"Some great performers become stars and some don't. In late 1980, I had the pleasure of seeing this band in concert, and it was one of the highlights of my musical life. I was always a sucker for jangly-guitared bands, and I saw the Byrds, Tom Petty, and R.E.M. as well as the Chartbusters, but if I could go back in time and pick one of those shows, it would be Robin's. Around the same time I saw other new wave or punk or post-punk bands who became hugely successful, and they didn't approach what this band could do. I loved the Ramones, silly bands like the B-52's and Go-Go's put on great shows, Elvis Costello, who's lasted, or the Romantics, who didn't, were on tour the same winter and none of the above could come close to this band live. I'd put Robin's show up with Patti Smith's first appearances, or the early Pretenders. In terms of energy, it was comparable to a Lone Justice show, speaking of women of the early 80's who rocked hard and then disappeared, but musically, I'm trying to summon adequate words. The drummer was amazing, the guitarists were so brilliantly talented that half the time they distracted me from a singer with stage presence, energy, talent, and raw sex appeal that otherwise completely captivated me. I wanted Robin, but didn't really have a groupie personality, wanted one of their guitars (an SG?) and all the special effects that went with it, but only had the money to buy the records, so I went out and got this on vinyl, soon to be followed by the live EP and "Imitation Life", still both unavailable on CD.This recording really didn't capture their sound, and I found it disappointing. I'd hesitate to say anything negative about it, but I found Robin's comments in the CD liner notes contained every criticism of the album I ever felt. It didn't capture the way Robin sang, their energy level, or the absolutely incredible guitar sound. Didn't even have a good photo of Robin. Still, for a fan, this album was at least a faint reminder of how they sounded live, and I listened to it and the others until I wore them out. Then the band was gone, the albums out of print, and that was that. Until now. The CD actually sounds better than I remembered the record - maybe it's just being old and able to afford a better stereo. My only complaint about the transfer to CD is that, unlike the original record, the lyrics aren't currently included. Songs like "Don't Cry" bring back just how well this band did pop songs with great hooks (plus the memory of Robin singing that one to me in the front row), and "I Don't Want To Know" resonates with much of that raw energy from way back when. "Many Years Ago" seems even more evocative now with its "Many years ago you could live a simple life, and not be so frustrated" chorus. You could actually live a much simpler life in 1980, as my teenagers remind me daily.If you weren't a fan then, or haven't been out to see the recently-reunited band, I'm not sure why you'd want this CD. The sound is dated, and if you clicked here from a new-wave link, you'd probably be happier with bands you remember. There are some good songs, but in most cases I thought more of the music than the lyrics. And that sound just was never recorded well, though one of the show's highlights, a "Shakin' All Over" cover that sounded like the Who's "Live at Leeds" version on speed, did come out pretty well on the live EP.For any fan of Robin's, though, this is an essential, and we can only hope the EP and "Imitation Life" turn up on CD one day."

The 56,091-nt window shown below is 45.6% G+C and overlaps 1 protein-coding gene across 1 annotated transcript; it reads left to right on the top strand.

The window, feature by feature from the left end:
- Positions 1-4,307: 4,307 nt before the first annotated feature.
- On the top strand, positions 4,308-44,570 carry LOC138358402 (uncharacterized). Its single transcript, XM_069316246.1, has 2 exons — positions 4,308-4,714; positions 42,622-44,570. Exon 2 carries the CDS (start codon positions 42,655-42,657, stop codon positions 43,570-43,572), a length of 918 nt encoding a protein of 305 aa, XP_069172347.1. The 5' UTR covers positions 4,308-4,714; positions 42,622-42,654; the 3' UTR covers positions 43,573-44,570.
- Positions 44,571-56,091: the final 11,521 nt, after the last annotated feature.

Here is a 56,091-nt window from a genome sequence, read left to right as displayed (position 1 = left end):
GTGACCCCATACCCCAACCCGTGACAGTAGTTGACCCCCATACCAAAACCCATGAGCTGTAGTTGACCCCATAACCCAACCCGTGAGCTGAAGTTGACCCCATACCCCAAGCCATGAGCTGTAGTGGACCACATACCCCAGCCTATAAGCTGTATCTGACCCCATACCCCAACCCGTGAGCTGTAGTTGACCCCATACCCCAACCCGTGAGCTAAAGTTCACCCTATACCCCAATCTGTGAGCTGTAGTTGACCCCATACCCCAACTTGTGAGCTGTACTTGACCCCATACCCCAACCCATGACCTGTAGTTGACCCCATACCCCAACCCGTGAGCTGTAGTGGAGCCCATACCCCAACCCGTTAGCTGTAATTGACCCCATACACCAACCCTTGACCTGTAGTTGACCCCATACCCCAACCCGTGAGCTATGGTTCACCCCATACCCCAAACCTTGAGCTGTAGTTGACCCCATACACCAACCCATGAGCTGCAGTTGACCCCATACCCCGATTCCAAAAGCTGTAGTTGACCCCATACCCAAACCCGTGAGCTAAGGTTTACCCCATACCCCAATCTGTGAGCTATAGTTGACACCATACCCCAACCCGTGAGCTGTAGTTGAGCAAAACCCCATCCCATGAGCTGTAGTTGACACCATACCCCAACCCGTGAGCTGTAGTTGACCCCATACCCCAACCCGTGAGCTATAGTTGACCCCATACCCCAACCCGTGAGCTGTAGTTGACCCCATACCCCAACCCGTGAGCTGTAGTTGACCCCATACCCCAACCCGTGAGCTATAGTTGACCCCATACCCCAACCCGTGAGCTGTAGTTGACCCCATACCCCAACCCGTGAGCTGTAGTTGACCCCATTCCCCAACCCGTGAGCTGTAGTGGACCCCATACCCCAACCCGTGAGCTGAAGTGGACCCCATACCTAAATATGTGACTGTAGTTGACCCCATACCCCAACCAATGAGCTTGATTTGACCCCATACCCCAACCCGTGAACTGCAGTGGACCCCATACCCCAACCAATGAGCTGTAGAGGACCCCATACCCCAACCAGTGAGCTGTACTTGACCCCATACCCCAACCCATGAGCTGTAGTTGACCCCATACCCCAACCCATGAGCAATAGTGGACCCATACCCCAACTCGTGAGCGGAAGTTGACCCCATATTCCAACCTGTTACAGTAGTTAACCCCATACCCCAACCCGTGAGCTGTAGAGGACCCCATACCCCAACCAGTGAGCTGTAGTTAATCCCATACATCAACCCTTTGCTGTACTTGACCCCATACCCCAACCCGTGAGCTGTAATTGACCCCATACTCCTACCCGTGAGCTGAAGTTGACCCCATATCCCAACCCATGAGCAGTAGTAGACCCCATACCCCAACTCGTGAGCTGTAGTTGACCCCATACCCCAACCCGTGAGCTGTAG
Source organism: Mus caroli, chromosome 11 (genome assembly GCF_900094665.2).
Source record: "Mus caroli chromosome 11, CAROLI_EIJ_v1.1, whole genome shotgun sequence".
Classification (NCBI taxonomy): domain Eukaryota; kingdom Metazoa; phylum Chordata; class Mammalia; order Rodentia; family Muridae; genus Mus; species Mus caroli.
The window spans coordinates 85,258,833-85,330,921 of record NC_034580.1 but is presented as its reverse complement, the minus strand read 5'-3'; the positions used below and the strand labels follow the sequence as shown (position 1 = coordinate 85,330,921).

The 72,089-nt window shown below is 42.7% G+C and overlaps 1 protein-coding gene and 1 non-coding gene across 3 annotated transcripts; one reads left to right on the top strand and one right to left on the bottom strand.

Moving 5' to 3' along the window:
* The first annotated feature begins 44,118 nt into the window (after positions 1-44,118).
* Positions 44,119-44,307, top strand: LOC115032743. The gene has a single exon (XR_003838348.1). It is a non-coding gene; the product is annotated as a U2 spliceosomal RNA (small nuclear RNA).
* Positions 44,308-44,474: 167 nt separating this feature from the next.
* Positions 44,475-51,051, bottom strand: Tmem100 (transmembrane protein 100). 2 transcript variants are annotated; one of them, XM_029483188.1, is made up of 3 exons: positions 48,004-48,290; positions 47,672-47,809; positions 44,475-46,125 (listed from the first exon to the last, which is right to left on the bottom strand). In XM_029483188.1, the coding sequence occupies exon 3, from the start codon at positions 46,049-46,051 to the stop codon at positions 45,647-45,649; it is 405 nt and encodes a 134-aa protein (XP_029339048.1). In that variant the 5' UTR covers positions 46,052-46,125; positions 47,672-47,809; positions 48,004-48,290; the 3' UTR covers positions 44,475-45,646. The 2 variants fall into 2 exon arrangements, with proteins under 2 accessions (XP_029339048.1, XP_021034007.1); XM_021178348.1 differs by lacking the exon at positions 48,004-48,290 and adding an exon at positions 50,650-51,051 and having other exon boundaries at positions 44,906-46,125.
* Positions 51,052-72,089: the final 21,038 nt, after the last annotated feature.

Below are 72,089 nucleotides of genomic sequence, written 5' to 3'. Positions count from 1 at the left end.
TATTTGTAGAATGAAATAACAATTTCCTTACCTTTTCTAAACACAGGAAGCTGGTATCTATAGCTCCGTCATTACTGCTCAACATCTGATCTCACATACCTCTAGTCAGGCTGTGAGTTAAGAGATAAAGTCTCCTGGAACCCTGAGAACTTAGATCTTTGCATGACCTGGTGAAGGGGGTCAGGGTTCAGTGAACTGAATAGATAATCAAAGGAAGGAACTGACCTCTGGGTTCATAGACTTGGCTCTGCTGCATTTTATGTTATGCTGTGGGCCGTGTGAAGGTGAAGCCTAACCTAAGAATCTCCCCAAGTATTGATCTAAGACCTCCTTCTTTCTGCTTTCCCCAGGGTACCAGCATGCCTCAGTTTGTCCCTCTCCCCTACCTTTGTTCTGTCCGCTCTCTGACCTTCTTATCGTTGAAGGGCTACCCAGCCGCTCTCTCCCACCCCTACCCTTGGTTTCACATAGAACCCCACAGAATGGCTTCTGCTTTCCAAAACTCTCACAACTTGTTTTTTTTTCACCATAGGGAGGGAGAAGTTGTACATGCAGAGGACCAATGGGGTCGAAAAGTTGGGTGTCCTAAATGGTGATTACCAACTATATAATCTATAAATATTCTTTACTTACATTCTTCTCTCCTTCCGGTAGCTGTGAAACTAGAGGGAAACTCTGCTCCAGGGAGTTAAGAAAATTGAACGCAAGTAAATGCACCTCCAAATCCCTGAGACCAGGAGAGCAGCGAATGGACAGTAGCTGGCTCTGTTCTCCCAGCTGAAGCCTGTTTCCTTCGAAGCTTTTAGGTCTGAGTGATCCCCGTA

Robin Lane's First Album...give yourself a gift
C. Solomon | SILVER SPRING, MD United States | 02/19/2005
(5 out of 5 stars)

"I have been waiting for ages for this album to finally come out on's about time. This is one of my favorite rock albums of all time. For me it's never old or tired; it's just timeless rock that ages well like fine wine. Enjoy! Now, if only Imitation Life would come out on CD soon."
Rockin' Robin and the Boys Are Back in Town
Gord Wilson | Bellingham, WA USA | 08/21/2003
(5 out of 5 stars)

"When this record was first released by Warner Bros., Dave Marsh raved about it in Rolling Stone. He wasn't alone. True, you can't recall a top forty hit from this Boston-based band that Robin put together from pieces of Reddy Teddy and the Mezz, but if you'd ever heard this album, you couldn't forget it either. "When Things Go Wrong," the anthemic, jangly "hit" tune showcases Robin's ability to write simple, catchy and affecting songs, with her main axe effortlessly backed by the old rock/new wave combo of the Chartbusters.
I Don't Want to Know" and "Without You" are high energy rave-ups that could show alternative radio what alternative is, not to mention that after Robin Lane, everything else is just radio. The only album better than this self-titled debut was an EP called Five Live with another great tune, "When You Compromise." That this great album is now out on CD is an event to celebrate as much as was its initial release. Here's to Robin: Long may you rock!"